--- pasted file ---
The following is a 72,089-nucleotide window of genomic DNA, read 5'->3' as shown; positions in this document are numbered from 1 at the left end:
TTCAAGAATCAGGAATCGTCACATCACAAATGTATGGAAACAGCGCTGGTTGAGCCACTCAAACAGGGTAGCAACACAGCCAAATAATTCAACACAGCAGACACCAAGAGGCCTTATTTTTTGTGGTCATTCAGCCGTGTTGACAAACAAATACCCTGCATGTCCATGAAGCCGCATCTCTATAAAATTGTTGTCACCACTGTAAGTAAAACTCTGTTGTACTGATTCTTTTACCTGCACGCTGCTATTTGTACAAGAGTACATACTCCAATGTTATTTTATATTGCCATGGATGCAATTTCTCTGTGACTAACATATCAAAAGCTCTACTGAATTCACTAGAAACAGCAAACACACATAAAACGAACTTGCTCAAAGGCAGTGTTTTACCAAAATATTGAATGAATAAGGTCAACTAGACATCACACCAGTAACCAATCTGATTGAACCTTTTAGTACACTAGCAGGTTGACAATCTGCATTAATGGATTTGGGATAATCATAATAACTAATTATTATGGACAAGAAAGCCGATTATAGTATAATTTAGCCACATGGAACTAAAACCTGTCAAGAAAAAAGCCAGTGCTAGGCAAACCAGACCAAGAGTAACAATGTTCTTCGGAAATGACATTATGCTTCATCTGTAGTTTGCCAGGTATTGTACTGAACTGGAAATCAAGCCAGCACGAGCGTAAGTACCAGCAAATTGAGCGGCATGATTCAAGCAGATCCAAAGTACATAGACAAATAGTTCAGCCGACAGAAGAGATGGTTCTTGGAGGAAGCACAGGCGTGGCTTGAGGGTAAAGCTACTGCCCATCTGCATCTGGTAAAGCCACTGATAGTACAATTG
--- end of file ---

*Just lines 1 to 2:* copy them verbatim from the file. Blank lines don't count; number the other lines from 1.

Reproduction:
The following is a 72,089-nucleotide window of genomic DNA, read 5'->3' as shown; positions in this document are numbered from 1 at the left end:
TTCAAGAATCAGGAATCGTCACATCACAAATGTATGGAAACAGCGCTGGTTGAGCCACTCAAACAGGGTAGCAACACAGCCAAATAATTCAACACAGCAGACACCAAGAGGCCTTATTTTTTGTGGTCATTCAGCCGTGTTGACAAACAAATACCCTGCATGTCCATGAAGCCGCATCTCTATAAAATTGTTGTCACCACTGTAAGTAAAACTCTGTTGTACTGATTCTTTTACCTGCACGCTGCTATTTGTACAAGAGTACATACTCCAATGTTATTTTATATTGCCATGGATGCAATTTCTCTGTGACTAACATATCAAAAGCTCTACTGAATTCACTAGAAACAGCAAACACACATAAAACGAACTTGCTCAAAGGCAGTGTTTTACCAAAATATTGAATGAATAAGGTCAACTAGACATCACACCAGTAACCAATCTGATTGAACCTTTTAGTACACTAGCAGGTTGACAATCTGCATTAATGGATTTGGGATAATCATAATAACTAATTATTATGGACAAGAAAGCCGATTATAGTATAATTTAGCCACATGGAACTAAAACCTGTCAAGAAAAAAGCCAGTGCTAGGCAAACCAGACCAAGAGTAACAATGTTCTTCGGAAATGACATTATGCTTCATCTGTAGTTTGCCAGGTATTGTACTGAACTGGAAATCAAGCCAGCACGAGCGTAAGTACCAGCAAATTGAGCGGCATGATTCAAGCAGATCCAAAGTACATAGACAAATAGTTCAGCCGACAGAAGAGATGGTTCTTGGAGGAAGCACAGGCGTGGCTTGAGGGTAAAGCTACTGCCCATCTGCATCTGGTAAAGCCACTGATAGTACAATTG